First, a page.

U.S. Mulls Hawaiian Offshore Wind Projects
The U.S. Bureau of Ocean Energy Management (BOEM) has received requests for the construction of two floating wind farms offshore from Oahu, Hawaii.
The unsolicited requests, now available online, were received in January from AW Hawaii Wind (AWH) for the Oahu Northwest Project and the Oahu South Project. Each project would see the construction of farms with a capacity of 408MW of renewable energy generated by 51 floating 8MW wind turbines.
AW Hawaii is a Texas-based subsidiary of Danish Developer Alpha Wind Energy. Its partners include Portuguese industrial group A. Silva Matos, wind energy consultant Energy and Environmental Data and Danish energy management company NEAS.
The proposals call for one farm to be located 17 miles south of Oahu in depths of up to 700m and the other 12 miles northwest of Kaena Point in depths of up to 1,000m. Both farms would cover an area of about 12,000 acres.
The project would be designed to primarily serve the island of Oahu. With a population of just under one million, or approximately 70 percent of the population of the state, Oahu is the most heavily populated Hawaiian island. Its electricity needs generally peak at 1,200MW with a minimum of 600MW.
A 700MW offshore windfarm with a conservative 35-40 percent capacity factor would account for approximately 25-30 percent of the existing net generation, which is generally considered acceptable for intermittent resource penetration, says the report. “Furthermore, increased use of prediction and control methods used in Europe, electric cars, further smart grid development and implementation and possible energy storage facilities will only increase the possibility for additional wind penetration for the island.”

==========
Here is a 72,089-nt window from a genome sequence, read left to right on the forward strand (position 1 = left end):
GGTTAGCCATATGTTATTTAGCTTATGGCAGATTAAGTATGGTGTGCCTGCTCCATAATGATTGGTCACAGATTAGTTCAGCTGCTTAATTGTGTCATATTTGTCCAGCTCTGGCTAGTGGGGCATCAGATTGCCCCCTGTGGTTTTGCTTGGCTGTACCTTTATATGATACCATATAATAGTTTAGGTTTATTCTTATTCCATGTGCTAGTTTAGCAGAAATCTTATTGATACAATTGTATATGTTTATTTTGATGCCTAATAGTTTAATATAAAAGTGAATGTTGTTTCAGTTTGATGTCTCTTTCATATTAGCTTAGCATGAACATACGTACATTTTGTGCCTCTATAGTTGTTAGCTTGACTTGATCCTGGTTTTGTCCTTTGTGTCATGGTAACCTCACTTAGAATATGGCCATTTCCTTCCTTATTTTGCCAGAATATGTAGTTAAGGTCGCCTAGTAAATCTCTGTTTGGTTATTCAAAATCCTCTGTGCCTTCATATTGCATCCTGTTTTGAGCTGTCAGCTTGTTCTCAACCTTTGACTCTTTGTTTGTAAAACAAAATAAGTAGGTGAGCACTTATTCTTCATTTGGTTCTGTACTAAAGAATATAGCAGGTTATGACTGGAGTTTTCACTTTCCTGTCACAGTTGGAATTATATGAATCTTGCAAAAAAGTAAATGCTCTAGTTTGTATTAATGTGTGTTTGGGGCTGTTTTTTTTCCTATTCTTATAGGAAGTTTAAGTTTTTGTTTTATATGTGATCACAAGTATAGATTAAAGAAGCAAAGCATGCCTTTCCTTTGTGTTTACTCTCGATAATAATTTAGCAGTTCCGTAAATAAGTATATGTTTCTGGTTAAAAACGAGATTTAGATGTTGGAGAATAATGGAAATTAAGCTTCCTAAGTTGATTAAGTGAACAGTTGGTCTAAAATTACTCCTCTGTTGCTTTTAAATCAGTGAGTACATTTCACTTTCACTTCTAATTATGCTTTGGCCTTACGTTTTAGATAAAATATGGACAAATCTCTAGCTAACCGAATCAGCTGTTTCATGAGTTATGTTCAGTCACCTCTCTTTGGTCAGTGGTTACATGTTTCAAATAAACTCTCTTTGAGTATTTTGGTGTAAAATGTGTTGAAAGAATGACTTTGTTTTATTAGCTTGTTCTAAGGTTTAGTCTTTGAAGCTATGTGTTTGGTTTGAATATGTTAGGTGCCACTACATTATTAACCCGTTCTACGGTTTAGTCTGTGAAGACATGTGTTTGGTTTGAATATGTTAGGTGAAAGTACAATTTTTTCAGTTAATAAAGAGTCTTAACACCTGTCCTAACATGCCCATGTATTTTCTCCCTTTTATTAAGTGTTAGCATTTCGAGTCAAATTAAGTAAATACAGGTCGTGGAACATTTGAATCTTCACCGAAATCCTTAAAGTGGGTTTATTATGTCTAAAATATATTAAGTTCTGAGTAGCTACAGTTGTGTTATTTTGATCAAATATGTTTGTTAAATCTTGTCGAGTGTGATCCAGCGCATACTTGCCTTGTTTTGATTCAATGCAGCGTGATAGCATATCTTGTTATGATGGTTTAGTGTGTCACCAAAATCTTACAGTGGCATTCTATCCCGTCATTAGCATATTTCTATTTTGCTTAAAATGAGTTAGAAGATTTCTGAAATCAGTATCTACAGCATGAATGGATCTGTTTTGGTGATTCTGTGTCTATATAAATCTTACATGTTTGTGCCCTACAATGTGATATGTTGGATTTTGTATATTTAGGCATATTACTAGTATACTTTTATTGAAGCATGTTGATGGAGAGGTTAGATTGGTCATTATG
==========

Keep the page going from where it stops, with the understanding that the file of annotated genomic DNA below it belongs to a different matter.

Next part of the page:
A BOEM Hawaii Intergovernmental Renewable Energy Task Force meeting will be scheduled in the near future to discuss the lease requests, BOEM said. On 26 February, BOEM determined that the developer is qualified legally, financially and technically to hold a lease on the U.S. outer continental shelf. The next step will be for BOEM to determine whether there is competitive interest in the area.
Hawaii’s clean energy initiative targets the use of 70 percent renewable energy by 2030, with 40 percent of its electricity production coming from solar, wind and other renewables.
To date, there are no offshore windfarms in operation in the U.S., although several developments are underway. The proposed Hawaiian projects would be in water depths at least five times greater than those currently proposed for the U.S. east coast.
The proposals are available here.